PROF FENNELL Well there is only one, what we can define as NICE approved standard of care for Mesothelioma.  About ten years ago a trial was conducted and the result of that trial is today’s standard therapy.  This is combination chemotherapy.  Patients will receive usually four to six cycles of that chemotherapy and following that chemotherapy that’s really it as far as the HS goes for many centres because there is no standard of care in the second line we are really guessing at what treatments to offer patients and this is really why we need major advances in terms of new drug based treatments for this cancer.

PATIENTTALK.ORG Can you explain what exactly is a clinical trial?  What the objectives of this study are and the risks involved?

PROF FENNELL In general a clinical trial is the formalised assessment of a new agent and the assessment is very often conducted particularly when wanting to establish how effective the drug is by randomising the drug compared to either the existing standard of care or if there isn’t one to a placebo which matches the experimental medication almost exactly.  So it is impossible for either the investigator or for the patient to know which is which.  It’s only when the analysis of the trial is done that one can work out, de-convolute the data and establish whether the drug was superior to nothing at all.  This is a very important mechanism for validating new drugs and what is considered to be the best standard of care but clinical trials are changing and particularly because our understanding of the cancer is changing dramatically we are now looking at the possibility or certain drugs and we have seen examples of this in lung cancer, examples of drugs that are so effective that a randomised trial simply isn’t necessary.  There is more than enough historical data out there to tell us that a new drug may be far superior to existing standards and therefore eastern US, this is not the case in Europe at the moment but within the US it was possible recently with lung cancer to approve a trial on a very, very small number of patients who were treated with very dramatic effects.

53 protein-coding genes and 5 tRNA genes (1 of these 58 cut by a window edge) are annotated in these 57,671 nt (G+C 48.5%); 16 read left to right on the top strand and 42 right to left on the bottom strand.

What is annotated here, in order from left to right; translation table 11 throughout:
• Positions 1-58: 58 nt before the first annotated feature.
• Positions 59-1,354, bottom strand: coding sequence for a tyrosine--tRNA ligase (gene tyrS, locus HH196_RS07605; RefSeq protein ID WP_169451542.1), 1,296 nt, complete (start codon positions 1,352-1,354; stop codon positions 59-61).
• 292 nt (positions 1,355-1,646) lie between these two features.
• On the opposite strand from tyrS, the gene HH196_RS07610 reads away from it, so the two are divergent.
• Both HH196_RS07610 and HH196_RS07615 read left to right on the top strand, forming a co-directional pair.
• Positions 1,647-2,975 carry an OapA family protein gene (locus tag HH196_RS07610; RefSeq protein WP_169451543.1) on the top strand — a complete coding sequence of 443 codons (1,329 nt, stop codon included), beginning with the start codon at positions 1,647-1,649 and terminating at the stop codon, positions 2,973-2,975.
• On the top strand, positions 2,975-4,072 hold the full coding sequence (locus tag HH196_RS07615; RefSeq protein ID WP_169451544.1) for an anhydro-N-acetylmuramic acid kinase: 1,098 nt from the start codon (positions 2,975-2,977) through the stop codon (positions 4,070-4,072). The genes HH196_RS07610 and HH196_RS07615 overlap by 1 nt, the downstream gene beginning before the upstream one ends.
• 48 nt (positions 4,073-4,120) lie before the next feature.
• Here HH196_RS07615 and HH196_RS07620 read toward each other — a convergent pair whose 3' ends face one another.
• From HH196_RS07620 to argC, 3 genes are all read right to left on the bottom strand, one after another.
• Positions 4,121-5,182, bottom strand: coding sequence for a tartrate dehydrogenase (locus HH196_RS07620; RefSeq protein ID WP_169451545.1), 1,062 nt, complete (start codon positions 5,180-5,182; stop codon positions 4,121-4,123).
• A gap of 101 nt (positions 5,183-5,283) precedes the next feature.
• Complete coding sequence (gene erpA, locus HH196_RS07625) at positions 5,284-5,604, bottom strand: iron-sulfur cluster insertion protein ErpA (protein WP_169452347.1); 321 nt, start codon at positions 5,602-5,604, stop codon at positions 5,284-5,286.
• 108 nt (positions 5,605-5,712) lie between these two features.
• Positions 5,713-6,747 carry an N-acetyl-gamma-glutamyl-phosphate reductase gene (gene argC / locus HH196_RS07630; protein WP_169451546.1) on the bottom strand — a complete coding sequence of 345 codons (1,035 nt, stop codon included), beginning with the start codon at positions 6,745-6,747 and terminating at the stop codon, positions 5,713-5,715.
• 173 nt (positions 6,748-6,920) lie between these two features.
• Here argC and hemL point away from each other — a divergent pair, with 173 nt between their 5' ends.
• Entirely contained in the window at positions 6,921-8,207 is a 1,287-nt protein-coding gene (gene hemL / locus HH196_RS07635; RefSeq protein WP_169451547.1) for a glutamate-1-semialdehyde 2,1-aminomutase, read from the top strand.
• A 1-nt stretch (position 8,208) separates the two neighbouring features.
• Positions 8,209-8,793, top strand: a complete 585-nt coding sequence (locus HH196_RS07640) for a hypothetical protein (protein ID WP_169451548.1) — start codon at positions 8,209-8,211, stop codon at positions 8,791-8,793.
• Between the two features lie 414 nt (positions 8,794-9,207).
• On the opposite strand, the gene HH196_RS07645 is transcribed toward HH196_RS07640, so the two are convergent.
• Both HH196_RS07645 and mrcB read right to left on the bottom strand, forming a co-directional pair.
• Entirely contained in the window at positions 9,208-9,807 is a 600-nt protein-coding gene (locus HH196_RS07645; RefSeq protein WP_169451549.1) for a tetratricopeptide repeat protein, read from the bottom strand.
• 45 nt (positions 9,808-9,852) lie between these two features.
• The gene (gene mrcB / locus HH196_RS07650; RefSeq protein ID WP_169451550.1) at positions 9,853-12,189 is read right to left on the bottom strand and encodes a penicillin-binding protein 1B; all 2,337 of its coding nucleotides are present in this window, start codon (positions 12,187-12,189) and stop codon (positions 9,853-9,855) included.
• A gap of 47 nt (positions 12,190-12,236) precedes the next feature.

PATIENTTALK.ORG And what is the objective of this particular study?

PROF FENNELL Aside from chemotherapy, maybe four to six treatments of the standard chemotherapy, is the standard of care and when you stop the treatment the cancer comes back.  So the main purpose of this trial is to evaluate a new type of approach for treating Mesothelioma. It’s sort of a two hit approach­.  You have the chemotherapy first of all that gets initial control of the cancer and then you stop the cell that normally causes the cancer coming back, these are the cancer stem cells, you stop them from growing by using a specific stem cell targetting drug and one of the drugs that we are looking at here seems to have that property, that it can target stem cells. In the process of doing this, what you’re doing is targeting a minority of cells within the cancer with low toxicity. As a consequence this drug can be administered and administered until such time as the drug has to stop because the cancer’s grown again but the main objective is to try and see if the cancer can be suppressed for longer. Where this type of approach that’s been looked at in other cancer’s such as lung cancer the results have been very impressive. This has led to a change in practice where maintenance therapy this continuation second hit as it were has been shown to extend benefit for patients.

PATIENTTALK.ORG What would be the risks involved?

In this interview Prof Fennell tells us more about his current research into Mesothelioma.  You can read our previous article on the subject here http://patienttalk.org/calling-the-cancer-community-new-study-harnessing-ground-breaking-science-offers-hope-to-mesothelioma-patients/